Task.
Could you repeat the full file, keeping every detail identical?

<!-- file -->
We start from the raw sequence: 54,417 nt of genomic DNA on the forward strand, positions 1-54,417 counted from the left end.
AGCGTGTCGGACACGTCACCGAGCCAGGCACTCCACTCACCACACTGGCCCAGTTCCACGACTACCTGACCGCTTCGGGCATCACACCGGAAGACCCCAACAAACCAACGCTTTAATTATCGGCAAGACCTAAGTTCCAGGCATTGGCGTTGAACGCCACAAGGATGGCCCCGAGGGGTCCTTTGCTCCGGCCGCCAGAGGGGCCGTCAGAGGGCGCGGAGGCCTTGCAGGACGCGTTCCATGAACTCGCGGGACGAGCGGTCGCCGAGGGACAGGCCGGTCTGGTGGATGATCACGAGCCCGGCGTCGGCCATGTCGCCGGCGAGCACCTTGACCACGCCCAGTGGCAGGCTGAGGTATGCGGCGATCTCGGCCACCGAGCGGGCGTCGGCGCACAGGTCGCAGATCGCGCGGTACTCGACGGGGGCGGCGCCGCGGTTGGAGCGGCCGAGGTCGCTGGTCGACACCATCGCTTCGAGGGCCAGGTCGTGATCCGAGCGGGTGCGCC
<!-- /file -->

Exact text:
We start from the raw sequence: 54,417 nt of genomic DNA on the forward strand, positions 1-54,417 counted from the left end.
AGCGTGTCGGACACGTCACCGAGCCAGGCACTCCACTCACCACACTGGCCCAGTTCCACGACTACCTGACCGCTTCGGGCATCACACCGGAAGACCCCAACAAACCAACGCTTTAATTATCGGCAAGACCTAAGTTCCAGGCATTGGCGTTGAACGCCACAAGGATGGCCCCGAGGGGTCCTTTGCTCCGGCCGCCAGAGGGGCCGTCAGAGGGCGCGGAGGCCTTGCAGGACGCGTTCCATGAACTCGCGGGACGAGCGGTCGCCGAGGGACAGGCCGGTCTGGTGGATGATCACGAGCCCGGCGTCGGCCATGTCGCCGGCGAGCACCTTGACCACGCCCAGTGGCAGGCTGAGGTATGCGGCGATCTCGGCCACCGAGCGGGCGTCGGCGCACAGGTCGCAGATCGCGCGGTACTCGACGGGGGCGGCGCCGCGGTTGGAGCGGCCGAGGTCGCTGGTCGACACCATCGCTTCGAGGGCCAGGTCGTGATCCGAGCGGGTGCGCC